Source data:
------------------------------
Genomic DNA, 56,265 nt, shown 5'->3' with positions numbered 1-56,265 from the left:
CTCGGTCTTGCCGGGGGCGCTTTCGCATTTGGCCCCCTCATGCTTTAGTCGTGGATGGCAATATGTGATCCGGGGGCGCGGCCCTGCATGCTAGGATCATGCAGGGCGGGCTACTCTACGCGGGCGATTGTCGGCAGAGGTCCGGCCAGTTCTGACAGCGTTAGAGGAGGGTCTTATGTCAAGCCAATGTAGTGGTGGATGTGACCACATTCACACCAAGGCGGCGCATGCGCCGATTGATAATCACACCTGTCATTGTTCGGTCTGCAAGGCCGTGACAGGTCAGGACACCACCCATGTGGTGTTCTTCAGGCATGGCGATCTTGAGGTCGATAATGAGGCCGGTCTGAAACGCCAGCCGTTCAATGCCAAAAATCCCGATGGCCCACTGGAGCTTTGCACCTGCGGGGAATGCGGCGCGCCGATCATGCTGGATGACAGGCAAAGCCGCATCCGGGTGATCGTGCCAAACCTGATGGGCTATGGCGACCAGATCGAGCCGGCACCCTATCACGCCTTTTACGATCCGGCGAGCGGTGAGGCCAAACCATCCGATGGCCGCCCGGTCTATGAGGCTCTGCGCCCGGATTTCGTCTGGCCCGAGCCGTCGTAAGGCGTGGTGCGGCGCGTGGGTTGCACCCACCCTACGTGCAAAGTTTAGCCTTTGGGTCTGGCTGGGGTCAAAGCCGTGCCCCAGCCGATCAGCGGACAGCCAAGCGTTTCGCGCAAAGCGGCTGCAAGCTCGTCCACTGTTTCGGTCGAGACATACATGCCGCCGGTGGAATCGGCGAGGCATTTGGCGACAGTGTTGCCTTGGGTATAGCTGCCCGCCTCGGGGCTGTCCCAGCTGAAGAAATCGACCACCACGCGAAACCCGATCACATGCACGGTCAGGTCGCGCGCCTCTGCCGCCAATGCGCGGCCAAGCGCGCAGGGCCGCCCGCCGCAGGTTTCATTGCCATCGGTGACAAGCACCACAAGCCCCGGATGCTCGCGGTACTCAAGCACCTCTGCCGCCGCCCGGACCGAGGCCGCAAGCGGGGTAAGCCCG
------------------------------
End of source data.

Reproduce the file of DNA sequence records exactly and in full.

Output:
Genomic DNA, 56,265 nt, shown 5'->3' with positions numbered 1-56,265 from the left:
CTCGGTCTTGCCGGGGGCGCTTTCGCATTTGGCCCCCTCATGCTTTAGTCGTGGATGGCAATATGTGATCCGGGGGCGCGGCCCTGCATGCTAGGATCATGCAGGGCGGGCTACTCTACGCGGGCGATTGTCGGCAGAGGTCCGGCCAGTTCTGACAGCGTTAGAGGAGGGTCTTATGTCAAGCCAATGTAGTGGTGGATGTGACCACATTCACACCAAGGCGGCGCATGCGCCGATTGATAATCACACCTGTCATTGTTCGGTCTGCAAGGCCGTGACAGGTCAGGACACCACCCATGTGGTGTTCTTCAGGCATGGCGATCTTGAGGTCGATAATGAGGCCGGTCTGAAACGCCAGCCGTTCAATGCCAAAAATCCCGATGGCCCACTGGAGCTTTGCACCTGCGGGGAATGCGGCGCGCCGATCATGCTGGATGACAGGCAAAGCCGCATCCGGGTGATCGTGCCAAACCTGATGGGCTATGGCGACCAGATCGAGCCGGCACCCTATCACGCCTTTTACGATCCGGCGAGCGGTGAGGCCAAACCATCCGATGGCCGCCCGGTCTATGAGGCTCTGCGCCCGGATTTCGTCTGGCCCGAGCCGTCGTAAGGCGTGGTGCGGCGCGTGGGTTGCACCCACCCTACGTGCAAAGTTTAGCCTTTGGGTCTGGCTGGGGTCAAAGCCGTGCCCCAGCCGATCAGCGGACAGCCAAGCGTTTCGCGCAAAGCGGCTGCAAGCTCGTCCACTGTTTCGGTCGAGACATACATGCCGCCGGTGGAATCGGCGAGGCATTTGGCGACAGTGTTGCCTTGGGTATAGCTGCCCGCCTCGGGGCTGTCCCAGCTGAAGAAATCGACCACCACGCGAAACCCGATCACATGCACGGTCAGGTCGCGCGCCTCTGCCGCCAATGCGCGGCCAAGCGCGCAGGGCCGCCCGCCGCAGGTTTCATTGCCATCGGTGACAAGCACCACAAGCCCCGGATGCTCGCGGTACTCAAGCACCTCTGCCGCCGCCCGGACCGAGGCCGCAAGCGGGGTAAGCCCG